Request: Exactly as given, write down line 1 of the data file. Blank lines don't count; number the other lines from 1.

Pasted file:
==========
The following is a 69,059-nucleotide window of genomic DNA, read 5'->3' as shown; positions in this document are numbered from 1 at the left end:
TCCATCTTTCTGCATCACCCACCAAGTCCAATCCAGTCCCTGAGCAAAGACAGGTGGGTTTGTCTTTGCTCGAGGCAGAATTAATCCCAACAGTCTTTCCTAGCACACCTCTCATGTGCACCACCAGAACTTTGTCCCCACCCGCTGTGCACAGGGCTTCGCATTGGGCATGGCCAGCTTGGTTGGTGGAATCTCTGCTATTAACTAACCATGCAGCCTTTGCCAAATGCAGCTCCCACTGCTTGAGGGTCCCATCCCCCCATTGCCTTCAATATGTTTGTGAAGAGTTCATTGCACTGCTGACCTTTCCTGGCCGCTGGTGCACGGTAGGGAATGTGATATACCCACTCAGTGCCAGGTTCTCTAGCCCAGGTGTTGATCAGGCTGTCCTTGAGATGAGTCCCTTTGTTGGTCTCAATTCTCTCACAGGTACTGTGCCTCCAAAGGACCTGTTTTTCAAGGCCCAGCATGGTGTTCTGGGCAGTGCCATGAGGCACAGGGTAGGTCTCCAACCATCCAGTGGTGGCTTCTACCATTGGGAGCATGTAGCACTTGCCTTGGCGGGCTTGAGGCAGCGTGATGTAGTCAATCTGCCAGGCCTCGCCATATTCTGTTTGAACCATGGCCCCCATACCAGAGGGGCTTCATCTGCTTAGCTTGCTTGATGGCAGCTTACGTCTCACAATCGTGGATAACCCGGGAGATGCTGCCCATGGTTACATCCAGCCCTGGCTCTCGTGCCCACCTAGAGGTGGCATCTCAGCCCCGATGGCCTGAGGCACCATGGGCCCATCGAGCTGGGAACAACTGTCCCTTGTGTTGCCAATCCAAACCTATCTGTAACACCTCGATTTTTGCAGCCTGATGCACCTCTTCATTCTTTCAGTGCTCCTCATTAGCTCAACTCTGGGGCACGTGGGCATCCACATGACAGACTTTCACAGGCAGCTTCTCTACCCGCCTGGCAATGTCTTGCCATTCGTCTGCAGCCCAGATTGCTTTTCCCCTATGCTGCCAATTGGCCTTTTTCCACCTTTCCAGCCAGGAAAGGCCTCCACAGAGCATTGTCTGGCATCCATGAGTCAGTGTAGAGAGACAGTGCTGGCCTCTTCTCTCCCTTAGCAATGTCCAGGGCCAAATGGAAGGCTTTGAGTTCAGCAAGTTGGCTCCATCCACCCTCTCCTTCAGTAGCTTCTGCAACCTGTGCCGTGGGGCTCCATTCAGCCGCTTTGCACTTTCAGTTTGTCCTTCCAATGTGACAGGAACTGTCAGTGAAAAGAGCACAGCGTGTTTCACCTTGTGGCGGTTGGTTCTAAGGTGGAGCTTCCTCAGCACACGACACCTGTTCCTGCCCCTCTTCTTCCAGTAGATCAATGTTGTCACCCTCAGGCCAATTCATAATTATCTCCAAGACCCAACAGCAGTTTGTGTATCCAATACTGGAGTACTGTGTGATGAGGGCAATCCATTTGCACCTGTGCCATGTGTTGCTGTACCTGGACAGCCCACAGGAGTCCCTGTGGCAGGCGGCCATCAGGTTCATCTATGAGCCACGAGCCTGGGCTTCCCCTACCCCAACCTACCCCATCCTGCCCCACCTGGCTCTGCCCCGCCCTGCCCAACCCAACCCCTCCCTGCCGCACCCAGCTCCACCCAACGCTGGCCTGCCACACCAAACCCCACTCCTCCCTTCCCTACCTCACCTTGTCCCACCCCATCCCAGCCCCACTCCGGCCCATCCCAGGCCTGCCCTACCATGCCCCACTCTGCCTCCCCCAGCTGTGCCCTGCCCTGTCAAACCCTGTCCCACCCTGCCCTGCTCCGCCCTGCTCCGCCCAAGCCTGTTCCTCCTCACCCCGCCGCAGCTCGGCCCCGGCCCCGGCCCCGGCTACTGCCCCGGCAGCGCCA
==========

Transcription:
The following is a 69,059-nucleotide window of genomic DNA, read 5'->3' as shown; positions in this document are numbered from 1 at the left end: